I see a lot of positive change. In most developed countries now legislation has moved towards equality and protection of LGBT+ peoples. TV and film are increasingly representing sexually and gender diverse characters. There is a generation growing up in Australia when being gay is really no different to being straight and I am glad my children will grow up in this world. We are trying to even update our language to reflect an inclusive and fair society. We are still in transition and there’s a long way to go, but I see change for sure.

It hasn’t changed much in my life though I think. Many gay and queer artists have found solace in the performing arts, in creating bigger than life personas and being present in the public eye, there is catharsis and authenticity in this and any stigma or persecution is worth it. I decided fairly young that I was going to be authentic, whatever the cost and I’ve marched to that beat my whole life.

I have one short life on this earth, I want to live as I choose and achieve what I want, I can’t do this by using someone else’s yardstick, or by allowing them to make me believe I am an abomination. I am grateful though I have always lived in a time and society where my sexuality wasn’t criminal. I often think of those who came before to make this possible and I am thankful to them, I honour them in my show also.

You did a powerful thing last year, choosing to perform the show despite your mother passing away just days before. Where did that strength come from?

I think it came from her if I am honest. It is genuinely what she would have wanted. Growing up we were never allowed to miss school, never allowed to miss work. I remember hearing her tell my sister once “if you don’t feel well, you go back upstairs and but on extra make up and come downstairs and get to work” – that always stuck with me.

Also, in periods of mourning, the mind does better when it’s kept busy. I think this is where a lot of funeral rites originate from, they sort of allow us to go into autopilot. My mother died in the UK, due to COVID there was no chance for me to go and bury her. Doing the shows allowed me to run on autopilot – it was like going to work. I dedicated the work to her. She never came to my wedding, and never accepted my relationship, I wonder sometimes if she ever regretted her decision.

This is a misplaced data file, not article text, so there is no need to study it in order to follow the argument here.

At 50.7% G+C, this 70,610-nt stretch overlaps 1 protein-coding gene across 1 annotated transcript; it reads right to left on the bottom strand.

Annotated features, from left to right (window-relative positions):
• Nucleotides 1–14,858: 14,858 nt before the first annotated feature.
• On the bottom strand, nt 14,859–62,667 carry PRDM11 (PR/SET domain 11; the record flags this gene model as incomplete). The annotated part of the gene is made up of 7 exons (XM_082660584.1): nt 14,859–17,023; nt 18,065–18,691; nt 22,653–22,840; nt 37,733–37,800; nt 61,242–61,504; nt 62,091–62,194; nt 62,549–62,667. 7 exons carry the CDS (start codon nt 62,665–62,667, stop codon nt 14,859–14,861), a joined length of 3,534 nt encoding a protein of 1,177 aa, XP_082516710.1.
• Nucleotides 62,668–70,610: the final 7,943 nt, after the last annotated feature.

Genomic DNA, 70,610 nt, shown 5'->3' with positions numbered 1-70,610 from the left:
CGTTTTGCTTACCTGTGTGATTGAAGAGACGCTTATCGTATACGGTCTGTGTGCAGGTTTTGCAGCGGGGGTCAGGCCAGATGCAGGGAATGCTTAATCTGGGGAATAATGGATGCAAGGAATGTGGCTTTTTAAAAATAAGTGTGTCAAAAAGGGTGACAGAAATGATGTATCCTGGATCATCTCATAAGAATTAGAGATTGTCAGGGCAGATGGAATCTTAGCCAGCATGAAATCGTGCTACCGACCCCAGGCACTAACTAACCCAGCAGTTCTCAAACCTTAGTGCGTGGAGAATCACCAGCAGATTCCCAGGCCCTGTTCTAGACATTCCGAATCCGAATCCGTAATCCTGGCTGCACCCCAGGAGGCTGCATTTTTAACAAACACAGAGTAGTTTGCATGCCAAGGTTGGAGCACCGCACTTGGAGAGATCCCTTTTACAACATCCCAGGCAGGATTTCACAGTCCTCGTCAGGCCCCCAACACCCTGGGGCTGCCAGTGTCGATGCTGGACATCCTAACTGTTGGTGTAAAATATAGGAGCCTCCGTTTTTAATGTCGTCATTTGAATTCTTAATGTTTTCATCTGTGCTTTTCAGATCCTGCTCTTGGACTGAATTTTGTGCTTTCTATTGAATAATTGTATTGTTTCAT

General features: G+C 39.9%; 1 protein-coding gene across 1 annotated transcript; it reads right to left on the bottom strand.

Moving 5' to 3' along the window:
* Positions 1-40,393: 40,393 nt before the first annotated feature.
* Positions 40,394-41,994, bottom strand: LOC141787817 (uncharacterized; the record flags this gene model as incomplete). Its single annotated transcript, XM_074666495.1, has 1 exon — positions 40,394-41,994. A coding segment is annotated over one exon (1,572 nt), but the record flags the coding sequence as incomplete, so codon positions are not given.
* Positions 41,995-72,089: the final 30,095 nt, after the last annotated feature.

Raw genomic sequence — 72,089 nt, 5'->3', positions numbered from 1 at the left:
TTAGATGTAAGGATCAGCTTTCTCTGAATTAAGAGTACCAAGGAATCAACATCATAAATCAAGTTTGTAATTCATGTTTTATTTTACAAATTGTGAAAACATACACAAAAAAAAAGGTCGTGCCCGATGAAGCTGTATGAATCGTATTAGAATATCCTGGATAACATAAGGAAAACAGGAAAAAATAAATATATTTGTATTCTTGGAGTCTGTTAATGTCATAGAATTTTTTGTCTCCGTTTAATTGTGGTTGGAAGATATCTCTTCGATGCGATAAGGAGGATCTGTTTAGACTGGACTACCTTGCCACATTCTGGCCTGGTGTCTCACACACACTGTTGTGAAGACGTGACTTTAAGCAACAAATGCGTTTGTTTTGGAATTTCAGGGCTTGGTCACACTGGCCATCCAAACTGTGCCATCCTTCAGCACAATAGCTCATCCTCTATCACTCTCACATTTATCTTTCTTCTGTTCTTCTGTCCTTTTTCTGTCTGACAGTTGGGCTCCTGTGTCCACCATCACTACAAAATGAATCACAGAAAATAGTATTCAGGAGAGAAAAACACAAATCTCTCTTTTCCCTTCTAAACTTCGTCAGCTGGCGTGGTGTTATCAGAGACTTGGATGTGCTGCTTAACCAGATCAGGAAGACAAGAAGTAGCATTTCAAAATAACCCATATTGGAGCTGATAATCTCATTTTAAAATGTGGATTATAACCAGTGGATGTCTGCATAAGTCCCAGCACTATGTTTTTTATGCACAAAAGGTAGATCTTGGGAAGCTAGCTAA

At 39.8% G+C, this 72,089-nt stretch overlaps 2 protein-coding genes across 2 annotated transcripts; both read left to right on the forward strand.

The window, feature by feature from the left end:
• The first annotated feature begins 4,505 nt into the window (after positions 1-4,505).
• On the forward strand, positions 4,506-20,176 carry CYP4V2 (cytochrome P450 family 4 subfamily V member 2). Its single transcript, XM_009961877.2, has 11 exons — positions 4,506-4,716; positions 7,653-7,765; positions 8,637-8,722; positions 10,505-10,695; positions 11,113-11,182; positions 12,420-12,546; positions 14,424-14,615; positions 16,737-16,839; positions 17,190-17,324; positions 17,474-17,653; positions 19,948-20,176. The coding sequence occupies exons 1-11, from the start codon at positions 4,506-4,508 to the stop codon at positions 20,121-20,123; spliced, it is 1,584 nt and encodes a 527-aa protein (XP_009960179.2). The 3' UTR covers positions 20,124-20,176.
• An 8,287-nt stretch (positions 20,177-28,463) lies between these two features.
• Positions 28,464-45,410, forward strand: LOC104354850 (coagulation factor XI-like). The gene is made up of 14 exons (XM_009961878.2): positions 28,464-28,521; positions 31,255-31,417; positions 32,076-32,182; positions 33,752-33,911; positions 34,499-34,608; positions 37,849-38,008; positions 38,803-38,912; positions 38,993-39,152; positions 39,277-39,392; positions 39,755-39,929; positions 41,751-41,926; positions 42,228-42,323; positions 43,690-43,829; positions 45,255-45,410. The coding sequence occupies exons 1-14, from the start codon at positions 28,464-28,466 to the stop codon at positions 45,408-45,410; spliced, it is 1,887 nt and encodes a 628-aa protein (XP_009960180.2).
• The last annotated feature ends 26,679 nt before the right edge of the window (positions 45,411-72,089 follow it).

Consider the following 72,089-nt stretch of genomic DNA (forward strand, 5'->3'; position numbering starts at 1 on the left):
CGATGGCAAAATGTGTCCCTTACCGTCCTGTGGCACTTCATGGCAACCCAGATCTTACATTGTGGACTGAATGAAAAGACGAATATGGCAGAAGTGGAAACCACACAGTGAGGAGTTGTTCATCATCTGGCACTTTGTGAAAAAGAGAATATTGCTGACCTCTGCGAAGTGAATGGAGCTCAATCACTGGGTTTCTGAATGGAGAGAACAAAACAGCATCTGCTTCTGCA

It’s obvious to me that you have a supportive network who loves you. How would you describe this, if you can, and how essential was it to your growth?

Yes and now, I come from quite a conservative family and sadly even some of my nuclear family boycotted my wedding and have never actually accepted this aspect of my life. This has been very hard. I have been in therapy for many years to process this, I don’t think you fully heal from this and I think most LGBT+ people will have similar stories.

I am fortunate though that some of my nuclear and extended family have been more loving and supportive. I have had to learn to look elsewhere to have my needs met though, this is where the family we choose comes in, our partners, our friends, our therapists and of course above all, ourselves. I have no resentment for the rejection I experienced from members of my family though, I am just glad I managed to extricate myself from it and move on relatively unbruised, or at least highly functioning. There are many in our LGBT+ community who do not.

Last year’s show was tamer than what will be coming. Is there something we should be expecting or looking forward to? Or something you’re looking forward to?

(Laughs) Mostly I am just hoping to bring my best self to the show this year, but I do bust out a few more dance moves this time too.

And to finish up on a lighter note. Is there anything about your husband you nitpick about? Horrible handwriting maybe? Remember, he’ll probably be reading this.

(Laughs) He is pretty good really I can’t complain. He did trick me though. After being together a few months he looked a bit older and I couldn’t put my finger on it. I then realised he had been dyeing his beard! He said there was no need to dye it anymore now that we were together! I still laugh thinking about this, is this cat fishing?